How to Prevent Diabetes in Dogs

Diabetes is prevalent in humans, but did you know that it can also affect dogs? The canine version differs in some aspects from the human version, but there is one important thing they have in common: they’re both diseases that can drastically decrease the patient’s quality of life.

It goes without saying that every fur parent would want to do their utmost to prevent this from happening to their dogs. And though it is not possible to guarantee that your pooch won’t get diabetes, there are actions you can take to help lessen their risk.

What is diabetes?

Diabetes mellitus, also known as diabetes, is a hormonal disorder that results in chronically elevated blood sugar levels. For an endocrinopathy, it’s pretty common, with prevalence rates ranging from 0.32-0.36%.

As in humans, the amount of glucose dogs have in their blood is regulated primarily by the hormones secreted by the pancreas. Glucagon, produced by pancreatic alpha cells, serves to increase the blood sugar levels by releasing the glucose stored in various cells in the body into the bloodstream.  On the other hand, insulin, produced by the pancreatic beta cells, serves to decrease blood sugar levels by promoting cellular uptake of blood glucose from the bloodstream.

Diabetes mellitus occurs when blood sugar stays elevated due to insulin-related dysfunction--it’s either there is no or little insulin produced, or there is insulin produced but the cells no longer respond to it. Insulin can be thought of as the key that opens the door for glucose to enter the cells. The muscles, heart, and brain all rely solely on insulin to get their energy fixed--without correcting this issue, a lot of complications can arise.

The most common reasons for poor insulin production in dogs are destruction of beta cells by the animal’s own immune system, or severe inflammation of the pancreas. The most common cause of insulin resistance is hormonal disorders such as Cushing’s disease and hypothyroidism.

 What are the symptoms of canine diabetes?

The classical signs of canine diabetes are easy to overlook if you don’t know your dog’s habits. Early symptoms include polyuria-polydipsia, or increased urine output and increased water intake, and polyphagia or eating more, despite losing weight. Other signs can occur due to secondary pathological changes to organs, including cataracts, kidney failure, and seizures.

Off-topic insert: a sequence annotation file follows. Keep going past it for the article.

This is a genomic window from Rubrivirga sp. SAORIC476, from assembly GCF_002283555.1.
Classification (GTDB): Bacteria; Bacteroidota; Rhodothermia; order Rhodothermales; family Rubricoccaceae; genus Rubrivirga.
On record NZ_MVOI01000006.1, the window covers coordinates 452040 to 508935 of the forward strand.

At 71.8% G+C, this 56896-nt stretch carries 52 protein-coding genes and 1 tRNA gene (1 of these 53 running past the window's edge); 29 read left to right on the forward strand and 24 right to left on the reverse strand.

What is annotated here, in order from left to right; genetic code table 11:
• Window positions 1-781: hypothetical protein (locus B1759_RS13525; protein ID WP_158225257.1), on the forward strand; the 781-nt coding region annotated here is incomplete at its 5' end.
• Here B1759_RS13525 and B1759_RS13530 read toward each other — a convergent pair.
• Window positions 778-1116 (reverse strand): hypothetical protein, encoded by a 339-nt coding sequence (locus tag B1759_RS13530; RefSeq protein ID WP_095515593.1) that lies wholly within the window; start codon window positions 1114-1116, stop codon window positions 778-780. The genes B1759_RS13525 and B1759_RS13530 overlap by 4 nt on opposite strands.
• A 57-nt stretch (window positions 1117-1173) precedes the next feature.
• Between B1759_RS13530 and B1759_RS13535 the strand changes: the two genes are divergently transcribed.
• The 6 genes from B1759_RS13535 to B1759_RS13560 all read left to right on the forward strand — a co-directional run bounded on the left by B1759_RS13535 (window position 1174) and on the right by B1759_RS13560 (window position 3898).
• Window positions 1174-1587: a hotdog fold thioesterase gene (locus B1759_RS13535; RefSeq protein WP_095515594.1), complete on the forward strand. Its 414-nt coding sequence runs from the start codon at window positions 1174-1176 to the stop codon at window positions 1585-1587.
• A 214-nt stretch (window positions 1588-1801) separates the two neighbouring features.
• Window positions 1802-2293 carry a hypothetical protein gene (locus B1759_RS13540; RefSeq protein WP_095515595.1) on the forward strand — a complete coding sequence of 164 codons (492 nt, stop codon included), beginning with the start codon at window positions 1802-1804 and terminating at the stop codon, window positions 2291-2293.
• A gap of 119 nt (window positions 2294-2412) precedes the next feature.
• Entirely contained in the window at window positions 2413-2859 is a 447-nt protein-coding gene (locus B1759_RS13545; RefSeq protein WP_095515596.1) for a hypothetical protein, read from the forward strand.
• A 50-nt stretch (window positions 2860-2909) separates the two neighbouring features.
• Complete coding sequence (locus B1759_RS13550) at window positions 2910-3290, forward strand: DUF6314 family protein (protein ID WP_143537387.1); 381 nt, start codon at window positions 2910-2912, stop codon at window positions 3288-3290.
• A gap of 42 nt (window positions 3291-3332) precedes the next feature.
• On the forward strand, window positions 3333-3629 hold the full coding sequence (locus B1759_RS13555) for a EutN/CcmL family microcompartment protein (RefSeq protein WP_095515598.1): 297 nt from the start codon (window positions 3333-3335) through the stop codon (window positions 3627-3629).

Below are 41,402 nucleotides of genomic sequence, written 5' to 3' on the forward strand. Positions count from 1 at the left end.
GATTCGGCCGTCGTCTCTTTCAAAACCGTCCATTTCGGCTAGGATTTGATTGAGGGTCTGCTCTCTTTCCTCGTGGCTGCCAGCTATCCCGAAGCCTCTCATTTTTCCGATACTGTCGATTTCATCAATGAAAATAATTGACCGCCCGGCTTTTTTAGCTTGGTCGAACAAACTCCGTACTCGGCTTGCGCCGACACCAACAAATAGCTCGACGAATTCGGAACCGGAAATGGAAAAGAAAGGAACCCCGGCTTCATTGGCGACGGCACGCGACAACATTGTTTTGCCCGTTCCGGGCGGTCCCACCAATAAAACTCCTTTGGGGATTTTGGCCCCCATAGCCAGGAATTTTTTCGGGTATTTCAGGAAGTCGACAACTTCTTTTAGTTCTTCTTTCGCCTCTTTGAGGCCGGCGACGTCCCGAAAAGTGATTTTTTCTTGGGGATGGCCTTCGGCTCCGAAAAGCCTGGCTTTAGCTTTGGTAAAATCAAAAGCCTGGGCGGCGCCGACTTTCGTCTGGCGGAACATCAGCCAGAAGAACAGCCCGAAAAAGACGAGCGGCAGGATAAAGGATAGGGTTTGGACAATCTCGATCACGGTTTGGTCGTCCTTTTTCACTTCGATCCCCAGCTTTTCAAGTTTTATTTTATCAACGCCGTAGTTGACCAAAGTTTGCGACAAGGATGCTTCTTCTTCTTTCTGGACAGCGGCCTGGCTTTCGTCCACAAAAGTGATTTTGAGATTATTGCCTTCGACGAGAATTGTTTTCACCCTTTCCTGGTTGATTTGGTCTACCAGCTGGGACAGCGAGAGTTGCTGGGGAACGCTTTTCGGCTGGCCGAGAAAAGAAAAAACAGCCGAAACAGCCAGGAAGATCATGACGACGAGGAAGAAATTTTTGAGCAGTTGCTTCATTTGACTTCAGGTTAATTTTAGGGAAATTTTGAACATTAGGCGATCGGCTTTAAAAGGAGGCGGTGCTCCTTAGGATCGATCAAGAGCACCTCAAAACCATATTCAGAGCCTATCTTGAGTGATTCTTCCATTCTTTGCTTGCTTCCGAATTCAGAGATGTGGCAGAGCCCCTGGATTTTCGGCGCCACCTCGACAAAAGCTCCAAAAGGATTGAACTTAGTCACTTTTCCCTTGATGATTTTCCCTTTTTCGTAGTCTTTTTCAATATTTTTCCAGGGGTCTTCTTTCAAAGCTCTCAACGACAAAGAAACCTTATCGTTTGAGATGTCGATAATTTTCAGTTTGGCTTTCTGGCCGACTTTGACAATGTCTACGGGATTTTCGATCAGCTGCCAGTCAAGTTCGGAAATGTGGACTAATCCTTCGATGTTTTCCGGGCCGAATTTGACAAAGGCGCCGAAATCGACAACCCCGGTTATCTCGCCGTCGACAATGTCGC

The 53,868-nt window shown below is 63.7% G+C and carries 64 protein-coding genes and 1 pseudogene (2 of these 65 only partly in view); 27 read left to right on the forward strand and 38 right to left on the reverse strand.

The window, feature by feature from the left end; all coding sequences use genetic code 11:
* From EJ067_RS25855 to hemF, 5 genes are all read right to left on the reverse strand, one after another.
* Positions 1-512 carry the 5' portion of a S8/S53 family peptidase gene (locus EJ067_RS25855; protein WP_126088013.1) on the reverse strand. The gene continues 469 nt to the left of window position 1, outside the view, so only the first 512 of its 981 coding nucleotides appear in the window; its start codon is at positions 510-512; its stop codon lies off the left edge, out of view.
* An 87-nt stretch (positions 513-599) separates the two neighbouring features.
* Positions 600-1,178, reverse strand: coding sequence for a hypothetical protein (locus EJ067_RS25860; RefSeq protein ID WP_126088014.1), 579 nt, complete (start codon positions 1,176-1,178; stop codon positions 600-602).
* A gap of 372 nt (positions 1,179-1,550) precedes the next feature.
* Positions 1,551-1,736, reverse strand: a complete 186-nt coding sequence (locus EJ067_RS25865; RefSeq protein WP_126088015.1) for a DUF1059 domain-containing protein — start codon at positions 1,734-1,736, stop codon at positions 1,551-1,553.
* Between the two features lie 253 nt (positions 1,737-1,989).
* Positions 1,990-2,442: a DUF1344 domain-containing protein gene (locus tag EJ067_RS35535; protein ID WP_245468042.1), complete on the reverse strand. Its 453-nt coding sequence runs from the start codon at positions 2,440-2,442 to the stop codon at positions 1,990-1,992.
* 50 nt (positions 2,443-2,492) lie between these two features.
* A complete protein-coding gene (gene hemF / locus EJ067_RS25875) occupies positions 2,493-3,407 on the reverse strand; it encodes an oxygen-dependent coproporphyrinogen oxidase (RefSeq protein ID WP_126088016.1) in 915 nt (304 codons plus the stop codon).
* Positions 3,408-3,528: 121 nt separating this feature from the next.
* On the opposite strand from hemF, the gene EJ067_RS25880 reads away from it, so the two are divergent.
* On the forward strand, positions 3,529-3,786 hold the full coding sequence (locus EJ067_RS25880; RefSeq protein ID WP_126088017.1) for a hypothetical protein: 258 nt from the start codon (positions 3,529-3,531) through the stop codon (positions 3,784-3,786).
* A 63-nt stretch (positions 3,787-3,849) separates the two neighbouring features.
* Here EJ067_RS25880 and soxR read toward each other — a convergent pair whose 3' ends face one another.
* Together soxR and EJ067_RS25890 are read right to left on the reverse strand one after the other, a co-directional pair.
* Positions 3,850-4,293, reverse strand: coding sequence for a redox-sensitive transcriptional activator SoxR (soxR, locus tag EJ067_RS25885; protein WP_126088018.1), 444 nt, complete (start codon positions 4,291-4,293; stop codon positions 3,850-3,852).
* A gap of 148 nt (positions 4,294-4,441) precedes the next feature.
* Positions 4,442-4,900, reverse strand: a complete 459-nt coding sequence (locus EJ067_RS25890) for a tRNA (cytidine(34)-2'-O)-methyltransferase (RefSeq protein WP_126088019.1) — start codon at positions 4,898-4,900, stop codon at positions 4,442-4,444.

Unfortunately, there are a lot of medical conditions that can cause the same symptoms as diabetes. You will need to consult a vet for diagnostic tests that can measure your dog’s blood sugar levels in order to confirm this diagnosis and what’s causing it.

Prevention strategies for canine diabetes

Watch your dog’s weight.

Obesity results when animals eat more calories than they burn off. The excess gets stored in fat cells in the body, accumulating over time to the point that it changes the body’s external appearance. The increased adipose tissue can predispose your dog to insulin resistance, which can progress to diabetes.

Unfortunately, pet obesity rates are on the rise. As much as 54% of dogs in the United States are considered obese. The problem is, owners do not see it. This phenomenon, called the “fat pet gap”, has fur parents thinking that their obese dogs look normal and healthy and that what is actually normal and healthy is considered too thin. Since dogs come in all shapes and sizes, it is important to know what is considered a good body condition in your specific dog.

If you’re giving commercial dog food, make sure to follow the feeding instructions.  If you are using homemade diets, be sure to consult a vet or animal nutritionist to create the diet and know how much to give per serving.